JOHNS CREEK, Ga. — The Round of 32 is complete at the 2014 U.S. Amateur, and the following are some highlights from an action-packed Thursday morning at Atlanta Athletic Club:
APL Champ Rolls On
Byron Meth is beginning to enjoy the efficiency of match play. A day after a 6-and-5 opening-round win, Meth, 21, of San Diego, Calif., dispatched Trevor Phillips, 16, of Inman, S.C., 5 and 4. Meth, who won the final U.S. Amateur Public Links Championship last month, faces four-time U.S. Mid-Amateur champion Nathan Smith in Thursday afternoon’s round of 16.
If you get off to a fast start, you have the match in your control, Meth said. If you make birdies and par at the worst, then you’re probably going to be teeing off first. And if you’re driving it well, which I have been, then it’s tough for your opponent to come back unless they’re making a string of birdies.
In winning the APL, Meth played 119 of a possible 126 holes and trailed for only eight holes — all of which came in his 37-hole finals win over Doug Ghim. Through two matches this week on Atlanta Athletic Club’s Highlands Course, Meth has played 27 holes in two matches and has yet to trail. In fact, he went 23 holes before losing one.
Smith's Game Is Keeping Pace
At age 36,Nathan Smith is one of the older players in this week’s U.S. Amateur Championship field. His game, though, has never looked younger.
Smith, of Pittsburgh, defeated Brandon McIver, 20, of Billings, Mont., 4 and 3 to advance to the championship’s Round of 16 for only the second time in 14 U.S. Amateur starts. The last time was in 2000 at Baltusrol Golf Club in Springfield, N.J., when he lost to Gary Wolstenholme, of England, 2 and 1, in his second U.S. Amateur.
My game is so much better probably because of technology, said Smith, who made birdie putts of 20, 12 and 20 feet, respectively, in a stretch of five consecutive winning holes midway through his match against McIver, during which he went from 1 down to 3 up. I think the fields are so much deeper. If I played now like I did then, I don’t think I’d be making the cuts now.
Once you reach match play you’re not satisfied, you want to be competitive. It’s not like I’m hanging it up, I’m trying to make it as far in match play as everybody else.
Relief for Schniederjans
Oliver Schniederjans of Powder Springs, Ga., led Sam Burns, 3 up with four holes to play Thursday morning, but an hour later, Burns had a birdie putt on the 19th hole to eliminate the world’s No. 1 amateur player.
Burns missed, and when Schniederjans made par on the 20th hole to Burns’ bogey, the Georgia Tech senior had escaped into the Round of 16.
Schniederjans said he learned a valuable lesson about thinking clearly and playing more slowly under pressure. While Burns made a birdie at the 17th to win one hole, he also benefited from double bogeys at 15 and 18 by Schniederjans to stay alive.
I am just so thankful that I got through that round, a relieved Schniederjans said. He had a putt to win, and had he made it, that would have been really, really hard to handle. I’m glad I learned what I did. I should have already known that, but it’s amazing how under pressure sometimes things come up and it’s hard to think straight. I can’t believe I got through that match. It will make the starting hole of the next match a lot easier.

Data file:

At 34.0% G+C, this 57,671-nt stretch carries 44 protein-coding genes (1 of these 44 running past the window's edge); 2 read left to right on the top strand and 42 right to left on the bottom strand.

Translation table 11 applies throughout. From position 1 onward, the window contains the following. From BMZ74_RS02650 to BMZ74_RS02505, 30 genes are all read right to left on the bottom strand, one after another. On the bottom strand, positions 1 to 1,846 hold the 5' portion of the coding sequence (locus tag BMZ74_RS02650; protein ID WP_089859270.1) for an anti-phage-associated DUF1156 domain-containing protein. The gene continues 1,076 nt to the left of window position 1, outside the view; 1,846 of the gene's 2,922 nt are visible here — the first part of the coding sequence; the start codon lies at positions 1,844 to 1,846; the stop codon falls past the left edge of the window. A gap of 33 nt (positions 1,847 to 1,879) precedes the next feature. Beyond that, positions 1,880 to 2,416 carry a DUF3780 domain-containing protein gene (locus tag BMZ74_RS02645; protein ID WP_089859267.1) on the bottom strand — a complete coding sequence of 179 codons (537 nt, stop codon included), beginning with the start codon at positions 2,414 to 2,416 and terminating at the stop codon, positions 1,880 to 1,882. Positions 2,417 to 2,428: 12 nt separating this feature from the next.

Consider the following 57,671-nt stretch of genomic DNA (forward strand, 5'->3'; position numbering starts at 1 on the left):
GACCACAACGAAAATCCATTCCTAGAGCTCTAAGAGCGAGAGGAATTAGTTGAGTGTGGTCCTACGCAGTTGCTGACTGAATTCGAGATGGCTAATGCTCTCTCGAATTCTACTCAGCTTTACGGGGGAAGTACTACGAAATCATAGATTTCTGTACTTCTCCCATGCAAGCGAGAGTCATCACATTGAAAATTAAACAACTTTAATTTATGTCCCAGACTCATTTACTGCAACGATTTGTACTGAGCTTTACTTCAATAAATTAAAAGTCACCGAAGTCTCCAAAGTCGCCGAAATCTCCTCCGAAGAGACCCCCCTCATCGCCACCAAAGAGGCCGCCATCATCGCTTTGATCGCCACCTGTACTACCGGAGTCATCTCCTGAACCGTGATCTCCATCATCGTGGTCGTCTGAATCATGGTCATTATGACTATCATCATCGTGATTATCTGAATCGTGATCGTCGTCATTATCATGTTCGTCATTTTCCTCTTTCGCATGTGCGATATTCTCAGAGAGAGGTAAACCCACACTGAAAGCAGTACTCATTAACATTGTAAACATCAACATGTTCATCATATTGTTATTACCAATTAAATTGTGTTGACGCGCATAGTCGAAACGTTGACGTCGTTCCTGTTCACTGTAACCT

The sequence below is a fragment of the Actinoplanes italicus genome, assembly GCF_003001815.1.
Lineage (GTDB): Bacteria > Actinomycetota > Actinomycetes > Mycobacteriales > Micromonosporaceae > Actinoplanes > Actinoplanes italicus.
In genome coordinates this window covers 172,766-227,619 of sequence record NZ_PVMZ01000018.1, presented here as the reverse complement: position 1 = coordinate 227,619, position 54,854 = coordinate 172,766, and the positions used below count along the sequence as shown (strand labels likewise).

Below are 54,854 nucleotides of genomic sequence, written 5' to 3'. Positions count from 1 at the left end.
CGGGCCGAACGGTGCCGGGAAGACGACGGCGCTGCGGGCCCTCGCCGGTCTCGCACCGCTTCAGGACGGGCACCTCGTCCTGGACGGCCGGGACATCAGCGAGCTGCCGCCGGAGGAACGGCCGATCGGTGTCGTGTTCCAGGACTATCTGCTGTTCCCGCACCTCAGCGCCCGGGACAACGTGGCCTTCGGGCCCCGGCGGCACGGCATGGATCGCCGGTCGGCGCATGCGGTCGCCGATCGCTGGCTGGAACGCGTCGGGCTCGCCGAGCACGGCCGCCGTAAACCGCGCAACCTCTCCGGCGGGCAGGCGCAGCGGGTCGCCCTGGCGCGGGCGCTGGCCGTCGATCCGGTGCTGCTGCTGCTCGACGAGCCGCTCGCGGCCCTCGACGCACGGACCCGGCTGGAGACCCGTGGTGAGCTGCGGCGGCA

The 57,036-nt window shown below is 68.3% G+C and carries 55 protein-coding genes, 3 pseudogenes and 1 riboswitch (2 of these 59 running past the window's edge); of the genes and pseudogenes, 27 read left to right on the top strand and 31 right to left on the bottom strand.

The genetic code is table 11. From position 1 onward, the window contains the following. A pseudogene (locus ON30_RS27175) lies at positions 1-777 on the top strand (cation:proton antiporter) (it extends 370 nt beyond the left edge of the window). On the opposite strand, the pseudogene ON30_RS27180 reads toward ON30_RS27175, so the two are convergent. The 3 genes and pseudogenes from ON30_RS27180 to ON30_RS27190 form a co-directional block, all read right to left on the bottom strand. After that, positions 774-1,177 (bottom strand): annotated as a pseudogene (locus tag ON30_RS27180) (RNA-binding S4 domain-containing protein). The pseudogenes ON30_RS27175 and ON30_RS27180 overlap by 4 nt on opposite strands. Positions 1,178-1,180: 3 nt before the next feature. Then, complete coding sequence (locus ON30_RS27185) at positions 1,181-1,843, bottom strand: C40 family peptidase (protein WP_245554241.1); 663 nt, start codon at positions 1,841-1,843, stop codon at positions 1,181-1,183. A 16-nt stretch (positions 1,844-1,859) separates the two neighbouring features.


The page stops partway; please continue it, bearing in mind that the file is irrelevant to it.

Mullen Goes The (Extra) Distance
Jimmy Mullen didn’t have much time to rest between his Round-of-32 victory over Justin Tereshko and his Round-of-16 meeting with Frederick Wedel. That’s not uncommon on a double-round competition day, but Mullen had to put even more work in on Thursday morning – 23 holes, to be exact.
Neither player led by more than one hole in a match that included no halves from the 13th hole forward in regulation. Tereshko had chances to advance, missing a birdie try from about 15 feet on No. 18 and a 9-footer for par on the 19th hole. An errant drive led to bogey on the par-5 fifth hole, the match’s 23rd, and would prove to be Tereshko’s undoing, as Mullen hit his third shot from a greenside bunker to about 4 feet, essentially ending the match.
It seemed like none of us wanted to win it in the extra holes, like we were just waiting for the other one to slip up, Mullen said afterward of easily the longest match he can ever recall playing. I’ll take any sort of win I can get.
Match Play Specialist
Bryson DeChambeau, of Clovis, Calif., is making another deep run in a USGA event this year, beating Cheng-Tsung Pan, of Sammamish, Wash., 2 up, in a second-round match in the U.S. Amateur.
DeChambeau, 20, reached the quarterfinals of last month’s U.S. Amateur Public Links after never winning more than one match in any of his five previous USGA championships, although he reached the match-play bracket in all of them. He did not hold more than a 2-up lead on Pan, 22, a native of Chinese Taipei who reached the U.S. Amateur quarterfinals in 2007, but DeChambeau also never trailed starting at the third hole.
Pan’s a great player and he just kept firing at me, DeChambeau said. There’s no quit in him. But I just played hard, fought hard and did my best. We’ll see how it goes from here. I have to keep my head on straight, and keep hitting good shots.